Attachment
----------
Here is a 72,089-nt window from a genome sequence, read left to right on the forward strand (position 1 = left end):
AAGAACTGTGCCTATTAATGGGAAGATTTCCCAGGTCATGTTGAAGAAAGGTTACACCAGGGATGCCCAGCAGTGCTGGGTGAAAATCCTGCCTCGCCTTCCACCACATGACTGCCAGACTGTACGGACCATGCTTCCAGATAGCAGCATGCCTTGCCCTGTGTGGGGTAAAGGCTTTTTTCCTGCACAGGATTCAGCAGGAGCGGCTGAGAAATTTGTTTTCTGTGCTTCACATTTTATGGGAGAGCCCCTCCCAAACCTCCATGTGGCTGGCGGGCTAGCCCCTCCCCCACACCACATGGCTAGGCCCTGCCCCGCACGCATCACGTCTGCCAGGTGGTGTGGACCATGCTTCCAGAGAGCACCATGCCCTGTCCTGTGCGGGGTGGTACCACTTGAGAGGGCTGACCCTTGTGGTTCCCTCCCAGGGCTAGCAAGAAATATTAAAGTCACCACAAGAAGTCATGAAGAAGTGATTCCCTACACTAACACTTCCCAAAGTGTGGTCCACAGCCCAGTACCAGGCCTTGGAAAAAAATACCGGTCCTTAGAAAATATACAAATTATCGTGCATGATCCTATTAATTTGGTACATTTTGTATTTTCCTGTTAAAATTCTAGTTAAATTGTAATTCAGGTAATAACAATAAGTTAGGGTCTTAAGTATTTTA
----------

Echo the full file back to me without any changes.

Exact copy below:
Here is a 72,089-nt window from a genome sequence, read left to right on the forward strand (position 1 = left end):
AAGAACTGTGCCTATTAATGGGAAGATTTCCCAGGTCATGTTGAAGAAAGGTTACACCAGGGATGCCCAGCAGTGCTGGGTGAAAATCCTGCCTCGCCTTCCACCACATGACTGCCAGACTGTACGGACCATGCTTCCAGATAGCAGCATGCCTTGCCCTGTGTGGGGTAAAGGCTTTTTTCCTGCACAGGATTCAGCAGGAGCGGCTGAGAAATTTGTTTTCTGTGCTTCACATTTTATGGGAGAGCCCCTCCCAAACCTCCATGTGGCTGGCGGGCTAGCCCCTCCCCCACACCACATGGCTAGGCCCTGCCCCGCACGCATCACGTCTGCCAGGTGGTGTGGACCATGCTTCCAGAGAGCACCATGCCCTGTCCTGTGCGGGGTGGTACCACTTGAGAGGGCTGACCCTTGTGGTTCCCTCCCAGGGCTAGCAAGAAATATTAAAGTCACCACAAGAAGTCATGAAGAAGTGATTCCCTACACTAACACTTCCCAAAGTGTGGTCCACAGCCCAGTACCAGGCCTTGGAAAAAAATACCGGTCCTTAGAAAATATACAAATTATCGTGCATGATCCTATTAATTTGGTACATTTTGTATTTTCCTGTTAAAATTCTAGTTAAATTGTAATTCAGGTAATAACAATAAGTTAGGGTCTTAAGTATTTTA